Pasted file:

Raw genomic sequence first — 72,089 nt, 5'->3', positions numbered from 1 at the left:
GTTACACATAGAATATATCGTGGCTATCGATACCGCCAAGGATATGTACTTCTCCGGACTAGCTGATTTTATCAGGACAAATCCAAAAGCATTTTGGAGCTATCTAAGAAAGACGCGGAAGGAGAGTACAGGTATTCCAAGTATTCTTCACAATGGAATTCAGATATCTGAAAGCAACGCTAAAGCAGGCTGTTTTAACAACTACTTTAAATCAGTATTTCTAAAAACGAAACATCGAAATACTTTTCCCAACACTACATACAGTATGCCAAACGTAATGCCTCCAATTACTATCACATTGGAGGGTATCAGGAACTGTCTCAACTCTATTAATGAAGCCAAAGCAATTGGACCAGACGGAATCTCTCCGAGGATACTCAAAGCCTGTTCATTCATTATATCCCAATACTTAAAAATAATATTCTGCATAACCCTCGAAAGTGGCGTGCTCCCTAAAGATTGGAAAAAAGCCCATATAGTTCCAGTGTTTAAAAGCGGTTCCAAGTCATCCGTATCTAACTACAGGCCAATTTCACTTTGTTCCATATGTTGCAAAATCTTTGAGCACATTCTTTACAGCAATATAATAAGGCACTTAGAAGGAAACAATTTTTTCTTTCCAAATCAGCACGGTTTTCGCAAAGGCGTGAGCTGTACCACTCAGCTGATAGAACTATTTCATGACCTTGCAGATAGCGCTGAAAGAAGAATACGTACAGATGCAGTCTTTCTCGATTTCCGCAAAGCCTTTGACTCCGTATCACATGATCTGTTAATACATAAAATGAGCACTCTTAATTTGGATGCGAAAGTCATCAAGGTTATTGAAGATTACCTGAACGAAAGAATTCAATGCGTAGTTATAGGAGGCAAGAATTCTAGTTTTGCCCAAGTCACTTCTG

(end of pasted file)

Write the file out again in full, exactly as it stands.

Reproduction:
Raw genomic sequence first — 72,089 nt, 5'->3', positions numbered from 1 at the left:
GTTACACATAGAATATATCGTGGCTATCGATACCGCCAAGGATATGTACTTCTCCGGACTAGCTGATTTTATCAGGACAAATCCAAAAGCATTTTGGAGCTATCTAAGAAAGACGCGGAAGGAGAGTACAGGTATTCCAAGTATTCTTCACAATGGAATTCAGATATCTGAAAGCAACGCTAAAGCAGGCTGTTTTAACAACTACTTTAAATCAGTATTTCTAAAAACGAAACATCGAAATACTTTTCCCAACACTACATACAGTATGCCAAACGTAATGCCTCCAATTACTATCACATTGGAGGGTATCAGGAACTGTCTCAACTCTATTAATGAAGCCAAAGCAATTGGACCAGACGGAATCTCTCCGAGGATACTCAAAGCCTGTTCATTCATTATATCCCAATACTTAAAAATAATATTCTGCATAACCCTCGAAAGTGGCGTGCTCCCTAAAGATTGGAAAAAAGCCCATATAGTTCCAGTGTTTAAAAGCGGTTCCAAGTCATCCGTATCTAACTACAGGCCAATTTCACTTTGTTCCATATGTTGCAAAATCTTTGAGCACATTCTTTACAGCAATATAATAAGGCACTTAGAAGGAAACAATTTTTTCTTTCCAAATCAGCACGGTTTTCGCAAAGGCGTGAGCTGTACCACTCAGCTGATAGAACTATTTCATGACCTTGCAGATAGCGCTGAAAGAAGAATACGTACAGATGCAGTCTTTCTCGATTTCCGCAAAGCCTTTGACTCCGTATCACATGATCTGTTAATACATAAAATGAGCACTCTTAATTTGGATGCGAAAGTCATCAAGGTTATTGAAGATTACCTGAACGAAAGAATTCAATGCGTAGTTATAGGAGGCAAGAATTCTAGTTTTGCCCAAGTCACTTCTG